A Private Member's Bill introduced by Andrew Stunell (LibDem, Hazel Grove), the Bill will make some far-reaching changes to the scope of the building regulations in order to make them a more powerful instrument for driving up energy and water efficiency standards. Much of the Bill has Government support (ENDS Report 349, p 44 ).
The Bill got through its Committee stage in the House of Commons during March, but not before being trimmed at the Government's behest.
One casualty was a clause intended to remove any doubt whether it is lawful for local authorities to set targets in their development plans for the proportion of energy consumed by new buildings that must come from renewable sources.
The first local authority to do this was the London Borough of Merton, which recently introduced a policy laying down an "expectation" that all new non-residential development above a threshold of 1,000m2 would incorporate renewable energy generation equipment to meet at least 10% of its predicted energy needs.
Merton only succeeded in doing this, said Mr Stunell, after facing "difficulties, hassle and uncertainty", not least from the Office of the Deputy Prime Minister. Officials from the Department "told the borough in plain words, 'If you dropped this it would be a lot easier for everybody'."
Although Merton persevered and another 24 councils have signalled that they intend to pursue similar policies, "news of the likelihood of hassle and conflict with the ODPM ...has put off many local authorities," said Mr Stunell.
Phil Hope, a junior Minister at the ODPM, contended that the clause was not needed because the Government shared the aspirations of its proponents.
Following consultation on the new planning policy statement on renewable energy, PPS22, at the end of last year (ENDS Report 346, pp 48-49 ), the Government has decided, said Mr Hope, to add extra material "on encouraging the inclusion in plans of policies relating to the use of renewables in buildings."
MPs wanted to know more precisely what the wording would be. Mr Hope was unable to help - and cautioned that "any targets in proposed policies [should] not act as a deterrent to needed development."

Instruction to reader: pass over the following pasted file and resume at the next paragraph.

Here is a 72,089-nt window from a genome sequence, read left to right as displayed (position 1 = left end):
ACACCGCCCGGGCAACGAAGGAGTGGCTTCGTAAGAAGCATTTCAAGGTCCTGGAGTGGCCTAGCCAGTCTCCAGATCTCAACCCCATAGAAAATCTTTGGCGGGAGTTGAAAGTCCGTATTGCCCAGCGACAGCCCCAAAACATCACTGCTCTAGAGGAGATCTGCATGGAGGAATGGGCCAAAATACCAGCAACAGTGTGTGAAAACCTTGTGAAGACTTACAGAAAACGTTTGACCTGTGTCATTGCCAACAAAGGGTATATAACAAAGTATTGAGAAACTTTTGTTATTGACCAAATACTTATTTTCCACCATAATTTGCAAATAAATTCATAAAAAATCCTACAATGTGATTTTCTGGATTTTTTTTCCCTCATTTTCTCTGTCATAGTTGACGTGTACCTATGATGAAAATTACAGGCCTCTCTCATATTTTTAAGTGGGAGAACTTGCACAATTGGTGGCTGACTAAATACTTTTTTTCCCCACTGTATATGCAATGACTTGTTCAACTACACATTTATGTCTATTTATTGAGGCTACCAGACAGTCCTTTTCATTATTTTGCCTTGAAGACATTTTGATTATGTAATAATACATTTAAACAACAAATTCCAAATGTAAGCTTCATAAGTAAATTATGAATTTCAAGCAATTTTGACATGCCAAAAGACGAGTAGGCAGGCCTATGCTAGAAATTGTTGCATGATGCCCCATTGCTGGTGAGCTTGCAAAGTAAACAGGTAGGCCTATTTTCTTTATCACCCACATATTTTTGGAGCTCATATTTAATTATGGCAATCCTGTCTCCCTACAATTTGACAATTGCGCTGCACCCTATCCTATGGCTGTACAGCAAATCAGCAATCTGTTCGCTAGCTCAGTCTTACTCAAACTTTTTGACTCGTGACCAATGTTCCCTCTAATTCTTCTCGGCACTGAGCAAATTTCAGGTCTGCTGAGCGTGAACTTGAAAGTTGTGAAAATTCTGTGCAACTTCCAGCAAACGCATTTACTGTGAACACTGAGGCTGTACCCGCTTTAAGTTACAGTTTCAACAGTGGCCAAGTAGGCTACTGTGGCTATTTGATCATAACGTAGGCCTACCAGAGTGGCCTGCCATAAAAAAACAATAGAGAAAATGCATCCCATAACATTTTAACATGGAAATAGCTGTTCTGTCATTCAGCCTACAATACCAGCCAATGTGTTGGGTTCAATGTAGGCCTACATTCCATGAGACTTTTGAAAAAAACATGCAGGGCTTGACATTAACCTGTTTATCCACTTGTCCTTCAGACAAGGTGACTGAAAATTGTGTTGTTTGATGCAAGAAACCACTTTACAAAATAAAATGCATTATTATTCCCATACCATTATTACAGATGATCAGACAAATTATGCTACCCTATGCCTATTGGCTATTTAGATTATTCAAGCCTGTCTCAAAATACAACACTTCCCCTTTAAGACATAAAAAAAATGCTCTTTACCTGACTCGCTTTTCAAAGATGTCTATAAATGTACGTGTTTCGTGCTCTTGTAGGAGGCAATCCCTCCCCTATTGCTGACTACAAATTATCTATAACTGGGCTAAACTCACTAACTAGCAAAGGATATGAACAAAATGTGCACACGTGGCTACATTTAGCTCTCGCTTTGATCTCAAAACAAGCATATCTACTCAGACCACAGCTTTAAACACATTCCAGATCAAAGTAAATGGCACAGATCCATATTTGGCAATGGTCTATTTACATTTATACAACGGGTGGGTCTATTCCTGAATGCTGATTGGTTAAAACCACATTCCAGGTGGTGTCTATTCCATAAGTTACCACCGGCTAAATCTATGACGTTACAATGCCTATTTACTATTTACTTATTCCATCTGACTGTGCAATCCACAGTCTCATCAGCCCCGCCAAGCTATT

lan Simpson (Lab, Nottingham South) argued that simple "encouragement" from the Government might not suffice. "Only if local authorities feel that they can set requirements will developers and manufacturers accept the seriousness of the message and the fact that there is a market for such buildings." Mr Hope promised to consider that message as the final version of PPS22 is prepared for publication this summer.
Another casualty at Committee stage was a clause enabling minimum energy efficiency standards to be set as part of the licensing requirements for houses in multiple occupation. There are some 1.5 million HMOs in Britain, including some of the country's most grossly energy inefficient buildings.
An HMO licensing system is being introduced via the Housing Bill, but Mr Hope said that the Government could not accept that this should include energy efficiency requirements. It wanted to deal with poor conditions through a building-specific health and safety rating system which should help improve energy efficiency standards indirectly. Mr Stunell promised to return to the issue at a later stage.
Other changes in Committee included the deletion of a clause requiring the Secretary of State to submit annual reports on progress under the Warm Homes and Energy Conservation Act 2000.
A minor amendment passed with Government support will enable building regulations to cover "equipment for monitoring and measuring supplies of water", which sounds like water meters.
There are also new provisions enabling the "proper person" in charge of ensuring compliance with building regulations on a building site to delegate that function to others such as contractors, and for certificates of compliance with building regulations to be furnished for the first time by developers to building control bodies.